Yates v. United States, No. 13-7451 (U.S., February 25, 2015): Statutory Construction: The Sarbanes-Oxley Act of 2002 was passed to curb securities fraud in the wake of the Enron collapse. Here, the question was whether the Act applies to fish, where a ship captain threw overboard some undersized red grouper after a federal official told him to preserve them because they violated federal conservation regulations. The Act made it a crime to destroy records or “tangible objects” with the intent to impede a federal investigation. The lower courts held that the fish were tangible objects, but the Court reversed, holding that tangible objects under the Act are objects used to record or preserve information.




United States v. Armelinda Castillo, No. 13-11007 (5th Cir., February 26, 2015): Federal Sentencing Guidelines (Acceptance of Responsibility): Denial of level reduction for acceptance of responsibility is vacated and remanded to determine whether a challenge to the amount of funds stolen was made in good faith.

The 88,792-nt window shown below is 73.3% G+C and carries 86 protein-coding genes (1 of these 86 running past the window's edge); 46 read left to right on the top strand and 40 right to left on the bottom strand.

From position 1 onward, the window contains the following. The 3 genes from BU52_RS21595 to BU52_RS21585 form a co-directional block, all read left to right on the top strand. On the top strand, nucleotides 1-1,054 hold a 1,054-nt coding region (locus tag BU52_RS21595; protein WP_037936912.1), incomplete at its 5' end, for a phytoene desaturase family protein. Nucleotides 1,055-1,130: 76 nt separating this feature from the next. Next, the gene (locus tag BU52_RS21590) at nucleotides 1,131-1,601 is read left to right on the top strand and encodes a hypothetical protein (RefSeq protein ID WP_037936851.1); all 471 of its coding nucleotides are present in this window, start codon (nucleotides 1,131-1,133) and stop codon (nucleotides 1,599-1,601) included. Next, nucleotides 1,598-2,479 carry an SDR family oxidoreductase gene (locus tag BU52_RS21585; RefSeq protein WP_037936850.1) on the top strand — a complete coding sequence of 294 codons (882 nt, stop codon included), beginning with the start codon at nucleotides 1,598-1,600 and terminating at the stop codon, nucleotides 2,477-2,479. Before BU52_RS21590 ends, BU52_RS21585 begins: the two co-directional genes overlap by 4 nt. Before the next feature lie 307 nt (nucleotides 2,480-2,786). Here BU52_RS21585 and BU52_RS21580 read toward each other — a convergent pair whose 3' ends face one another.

United States v. James Raymonda, No. 13-4899-cr (2nd Cir., March 2, 2015): Search and Seizure (Search Warrants; Staleness): A search warrant supported by an affidavit that alleged a single instance of accessing thumbnails of child porn nine months earlier, with nothing else, is unsufficient to support a finding of probable cause to search a house; however, the warrant was saved by Leon. NOTE: This is a great case, even though Leon saved the warrant, because these affidavits always include the boilerplate language about how this type of contraband is horded and kept for long periods of time by pedophiles.